Umberto Eco

From Wikipedia, the free encyclopedia
Jump to: navigation, search
Umberto Eco

Umberto Eco in 2005.
Full name Umberto Eco
Born 5 January 1932(1932-01-05)
Alessandria, Piedmont, Italy
Died 19 February 2016(2016-02-19) (aged 84)[1]
Milan, Italy
Era 20th / 21st-century philosophy
Region Western Philosophy
School Continental philosophy
Main interests Semiotics
Notable ideas The "open work" (opera aperta), the "intention of the reader" ("intentio lectoris"), the "limits" of interpretation
Signature

Umberto Eco (5 January 1932 – 19 February 2016) was an Italian writer and professor of medieval history in Bologna.

Eco was born in 1932 in Northern Italy. As a student, he studied philosophy, history, literature, and educational sciences. He finished his studies in 1954 with a doctoral thesis about Thomas Aquinas. In 1962, he married.

His career as a writer began with The Name of the Rose in 1980.

Biography[change | change source]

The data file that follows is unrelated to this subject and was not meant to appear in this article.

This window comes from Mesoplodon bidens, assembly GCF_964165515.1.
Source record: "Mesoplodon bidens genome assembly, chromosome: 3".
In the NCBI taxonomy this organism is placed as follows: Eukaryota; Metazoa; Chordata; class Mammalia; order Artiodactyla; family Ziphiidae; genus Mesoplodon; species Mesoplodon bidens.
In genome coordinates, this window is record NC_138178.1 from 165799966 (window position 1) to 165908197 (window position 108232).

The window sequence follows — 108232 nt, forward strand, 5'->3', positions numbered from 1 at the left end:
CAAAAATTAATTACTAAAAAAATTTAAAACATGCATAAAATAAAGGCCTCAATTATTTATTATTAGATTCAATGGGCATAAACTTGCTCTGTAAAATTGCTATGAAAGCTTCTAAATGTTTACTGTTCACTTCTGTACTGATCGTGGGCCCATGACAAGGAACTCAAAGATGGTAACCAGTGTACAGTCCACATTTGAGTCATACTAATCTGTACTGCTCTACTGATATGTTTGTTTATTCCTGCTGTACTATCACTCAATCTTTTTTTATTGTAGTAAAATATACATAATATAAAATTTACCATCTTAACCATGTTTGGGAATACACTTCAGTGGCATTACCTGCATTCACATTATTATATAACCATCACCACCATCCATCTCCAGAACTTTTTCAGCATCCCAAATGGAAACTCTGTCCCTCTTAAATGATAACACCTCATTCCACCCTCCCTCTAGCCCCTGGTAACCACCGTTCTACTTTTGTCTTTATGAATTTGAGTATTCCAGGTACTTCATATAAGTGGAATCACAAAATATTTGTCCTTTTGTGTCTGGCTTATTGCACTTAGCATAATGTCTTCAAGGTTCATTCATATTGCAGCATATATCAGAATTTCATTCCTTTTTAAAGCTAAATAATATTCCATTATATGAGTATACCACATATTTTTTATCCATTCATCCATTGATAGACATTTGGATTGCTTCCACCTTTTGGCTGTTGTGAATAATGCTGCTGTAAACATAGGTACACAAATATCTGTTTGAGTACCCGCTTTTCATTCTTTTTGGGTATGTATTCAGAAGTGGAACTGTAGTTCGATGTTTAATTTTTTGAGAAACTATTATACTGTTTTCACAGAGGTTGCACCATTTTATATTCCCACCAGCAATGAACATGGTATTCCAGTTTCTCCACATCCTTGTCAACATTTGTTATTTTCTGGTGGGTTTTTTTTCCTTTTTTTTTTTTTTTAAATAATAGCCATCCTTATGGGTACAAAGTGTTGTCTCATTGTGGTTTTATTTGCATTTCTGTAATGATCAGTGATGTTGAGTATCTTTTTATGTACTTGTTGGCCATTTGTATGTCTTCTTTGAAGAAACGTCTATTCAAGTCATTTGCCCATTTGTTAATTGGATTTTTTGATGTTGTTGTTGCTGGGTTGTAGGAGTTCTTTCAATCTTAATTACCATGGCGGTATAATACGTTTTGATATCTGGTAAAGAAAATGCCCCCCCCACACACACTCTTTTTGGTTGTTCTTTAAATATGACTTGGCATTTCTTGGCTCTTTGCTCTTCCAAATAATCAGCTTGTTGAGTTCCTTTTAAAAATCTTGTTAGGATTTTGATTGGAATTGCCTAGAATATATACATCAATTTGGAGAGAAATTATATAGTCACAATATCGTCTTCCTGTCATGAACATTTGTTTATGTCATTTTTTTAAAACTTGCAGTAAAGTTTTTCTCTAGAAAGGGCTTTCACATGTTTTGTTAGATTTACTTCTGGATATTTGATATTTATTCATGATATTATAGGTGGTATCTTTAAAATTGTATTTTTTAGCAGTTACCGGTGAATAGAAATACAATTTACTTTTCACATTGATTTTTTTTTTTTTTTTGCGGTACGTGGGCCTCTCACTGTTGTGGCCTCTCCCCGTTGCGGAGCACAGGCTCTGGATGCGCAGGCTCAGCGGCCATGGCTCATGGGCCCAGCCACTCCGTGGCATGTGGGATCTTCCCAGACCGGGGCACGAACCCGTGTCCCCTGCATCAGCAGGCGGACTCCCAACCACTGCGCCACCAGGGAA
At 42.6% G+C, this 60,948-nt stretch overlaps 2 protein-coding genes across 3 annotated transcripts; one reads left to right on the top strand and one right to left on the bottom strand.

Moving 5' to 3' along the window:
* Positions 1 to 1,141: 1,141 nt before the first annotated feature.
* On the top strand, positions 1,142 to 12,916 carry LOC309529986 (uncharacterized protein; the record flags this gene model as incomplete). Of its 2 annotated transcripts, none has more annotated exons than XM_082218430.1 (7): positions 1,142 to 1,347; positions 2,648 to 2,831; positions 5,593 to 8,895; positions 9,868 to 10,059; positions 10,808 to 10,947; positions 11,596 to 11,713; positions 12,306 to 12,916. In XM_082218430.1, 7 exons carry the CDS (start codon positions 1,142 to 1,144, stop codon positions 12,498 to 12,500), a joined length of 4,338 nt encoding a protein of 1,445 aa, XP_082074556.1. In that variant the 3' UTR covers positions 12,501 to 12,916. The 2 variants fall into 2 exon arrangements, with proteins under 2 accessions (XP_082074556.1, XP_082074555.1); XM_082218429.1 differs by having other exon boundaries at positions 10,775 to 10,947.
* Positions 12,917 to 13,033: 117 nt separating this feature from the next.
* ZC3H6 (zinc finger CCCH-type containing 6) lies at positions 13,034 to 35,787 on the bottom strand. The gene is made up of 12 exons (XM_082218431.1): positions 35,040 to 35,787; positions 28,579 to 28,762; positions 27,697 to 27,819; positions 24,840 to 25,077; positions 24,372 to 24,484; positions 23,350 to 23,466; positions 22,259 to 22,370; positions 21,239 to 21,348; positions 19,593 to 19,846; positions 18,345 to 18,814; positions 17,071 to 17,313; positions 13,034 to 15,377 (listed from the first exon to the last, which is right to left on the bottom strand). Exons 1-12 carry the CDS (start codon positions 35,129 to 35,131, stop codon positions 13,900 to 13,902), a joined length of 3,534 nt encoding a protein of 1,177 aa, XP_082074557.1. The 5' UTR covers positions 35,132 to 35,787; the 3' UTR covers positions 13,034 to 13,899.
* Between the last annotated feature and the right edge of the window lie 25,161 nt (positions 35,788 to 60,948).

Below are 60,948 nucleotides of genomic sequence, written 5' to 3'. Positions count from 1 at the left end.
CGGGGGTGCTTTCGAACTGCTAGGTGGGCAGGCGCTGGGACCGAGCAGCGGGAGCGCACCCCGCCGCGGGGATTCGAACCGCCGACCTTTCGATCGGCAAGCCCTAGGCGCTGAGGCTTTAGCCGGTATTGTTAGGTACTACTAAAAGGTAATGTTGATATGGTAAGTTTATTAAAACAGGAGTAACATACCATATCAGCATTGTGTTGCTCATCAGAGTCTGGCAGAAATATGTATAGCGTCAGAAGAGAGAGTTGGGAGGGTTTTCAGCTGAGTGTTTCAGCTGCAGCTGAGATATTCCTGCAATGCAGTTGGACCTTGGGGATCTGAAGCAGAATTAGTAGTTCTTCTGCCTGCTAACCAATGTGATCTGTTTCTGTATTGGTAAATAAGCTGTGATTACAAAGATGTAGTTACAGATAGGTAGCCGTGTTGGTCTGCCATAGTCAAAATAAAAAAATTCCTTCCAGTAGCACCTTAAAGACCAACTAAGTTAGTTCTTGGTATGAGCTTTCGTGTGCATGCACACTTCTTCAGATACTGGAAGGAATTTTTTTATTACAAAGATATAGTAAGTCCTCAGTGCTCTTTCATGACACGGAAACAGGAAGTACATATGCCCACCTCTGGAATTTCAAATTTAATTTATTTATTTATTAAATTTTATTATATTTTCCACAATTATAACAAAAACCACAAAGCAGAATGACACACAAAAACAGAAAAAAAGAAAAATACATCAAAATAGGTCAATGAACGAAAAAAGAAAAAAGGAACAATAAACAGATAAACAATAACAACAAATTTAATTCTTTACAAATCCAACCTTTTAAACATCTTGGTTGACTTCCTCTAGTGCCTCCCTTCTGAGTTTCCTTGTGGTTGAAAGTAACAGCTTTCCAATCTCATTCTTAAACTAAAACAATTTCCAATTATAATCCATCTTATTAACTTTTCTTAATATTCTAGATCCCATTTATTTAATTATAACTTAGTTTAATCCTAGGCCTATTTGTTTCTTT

Eco was born on 5 January 1932 in Alessandria. His family had 13 sons. He studied philosophy and humanities at the University of Turin. He received a Ph.D. there.

Eco worked as a professor in different centres. Starting in 1971, he held the chair of semiotics at the University of Bologna. (At a university, a "chair" is the highest rank a professor can earn.) He was also given honorary degrees by thirty different universities.

He had been named satrap of the pataphysics for his humourous works. One of his most important books is How to Travel with a Salmon.

He was a member of UNESCO's Council of Sages. In 2000, he received the Princess of Asturias Award for Communications and Humanities.

Eco worked in the mass media as well, creating cultural programs.[2] His interests were the Middle Ages, languages, and the classical[needs to be explained]. He was also an expert about James Bond.

On 19 February 2016, Eco died at his home in Milan, Italy, of pancreatic cancer. He was 84.[2]

More famous works[change | change source]

Novels[change | change source]

Other works[change | change source]

  • Opera Aperta
  • Minimal Diary
  • Kant and the Ornithorhynchus
  • Semiotics and philosophy of the language
  • The firm
  • Art and Beauty in the Medieval Aesthetic
  • The Limits of Interpretation
  • Six Walks for the Narrative Forests
  • Lector in fabula
  • Apocalyptics and Integrates
  • On Literature
  • Searching the Perfect Language
  • History of Beauty
  • On Ugliness

(The English translations of titles require checking)

References[change | change source]

Other websites[change | change source]